This deep and detailed series of articles from The Intercept uncovers a prosecutor’s heavy reliance on a snitch ring in the federal prison in Beaumont, Texas, and the discredited convictions that it produced. In the capital murder case against Ronald Prible, for example, a federal judge found that the prosecutor, Kelly Siegler, suppressed exculpatory evidence about the jailhouse informant whose testimony led to Prible’s conviction. Siegler is the television star of the true crime show “Cold Justice.” All three Intercept articles here: The Prosecutor and the Snitch Ring.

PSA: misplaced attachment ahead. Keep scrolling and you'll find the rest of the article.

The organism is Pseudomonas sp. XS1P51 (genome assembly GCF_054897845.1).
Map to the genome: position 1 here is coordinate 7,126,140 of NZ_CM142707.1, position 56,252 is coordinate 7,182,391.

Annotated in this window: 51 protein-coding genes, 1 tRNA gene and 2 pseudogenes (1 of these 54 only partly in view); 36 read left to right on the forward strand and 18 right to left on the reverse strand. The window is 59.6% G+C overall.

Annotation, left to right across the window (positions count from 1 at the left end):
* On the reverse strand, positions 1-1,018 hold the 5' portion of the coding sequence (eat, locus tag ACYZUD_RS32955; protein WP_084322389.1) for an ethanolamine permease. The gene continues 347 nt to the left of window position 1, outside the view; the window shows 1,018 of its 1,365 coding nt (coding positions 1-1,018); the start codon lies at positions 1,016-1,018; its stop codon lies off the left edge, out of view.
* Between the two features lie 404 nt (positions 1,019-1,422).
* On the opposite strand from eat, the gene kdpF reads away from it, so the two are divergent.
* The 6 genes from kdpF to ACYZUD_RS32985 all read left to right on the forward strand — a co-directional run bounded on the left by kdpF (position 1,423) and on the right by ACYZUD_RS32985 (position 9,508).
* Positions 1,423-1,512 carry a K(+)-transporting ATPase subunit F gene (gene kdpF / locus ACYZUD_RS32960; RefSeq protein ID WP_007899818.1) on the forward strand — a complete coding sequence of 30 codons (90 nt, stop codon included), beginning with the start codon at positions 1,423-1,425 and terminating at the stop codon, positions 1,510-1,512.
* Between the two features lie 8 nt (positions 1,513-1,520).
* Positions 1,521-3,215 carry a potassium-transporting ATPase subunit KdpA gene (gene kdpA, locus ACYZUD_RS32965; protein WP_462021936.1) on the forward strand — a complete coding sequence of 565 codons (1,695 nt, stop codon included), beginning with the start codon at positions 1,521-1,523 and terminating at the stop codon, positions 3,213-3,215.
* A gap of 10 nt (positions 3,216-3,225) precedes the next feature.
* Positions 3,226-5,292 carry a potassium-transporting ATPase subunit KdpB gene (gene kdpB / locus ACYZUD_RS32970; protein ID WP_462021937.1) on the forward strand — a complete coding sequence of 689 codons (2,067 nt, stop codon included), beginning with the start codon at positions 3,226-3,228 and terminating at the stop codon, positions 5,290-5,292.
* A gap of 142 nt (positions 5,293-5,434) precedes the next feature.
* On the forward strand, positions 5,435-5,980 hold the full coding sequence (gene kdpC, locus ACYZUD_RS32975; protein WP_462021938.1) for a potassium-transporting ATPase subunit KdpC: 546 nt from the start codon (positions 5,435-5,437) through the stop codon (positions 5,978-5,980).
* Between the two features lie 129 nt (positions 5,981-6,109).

The Beaumont prison snitch ring has been in the news before. Ten years ago, Ann Colomb and her four sons were wrongfully convicted of federal drug charges based on dozens of lying Beaumont informants (here’s the original story from Radley Balko in Reason Magazine). Federal Judge Tucker Melancon who presided over the Colomb case complained specifically about Federal Rule 35 which permits federal prisoners to get sentence reductions in exchange for information. (This is the same rule that Siegler used in the Prible case to incentivize her informant, Michael Beckcom, to testify.) As Judge Melancon put it, “Everyone in the federal prisons knows what’s going on . . . . [T]hey realize they can tell the government things that happened years ago—true or not—and get time off their sentences.” And he warned that “[w]e potentially have a huge problem with this network in the federal prison system.”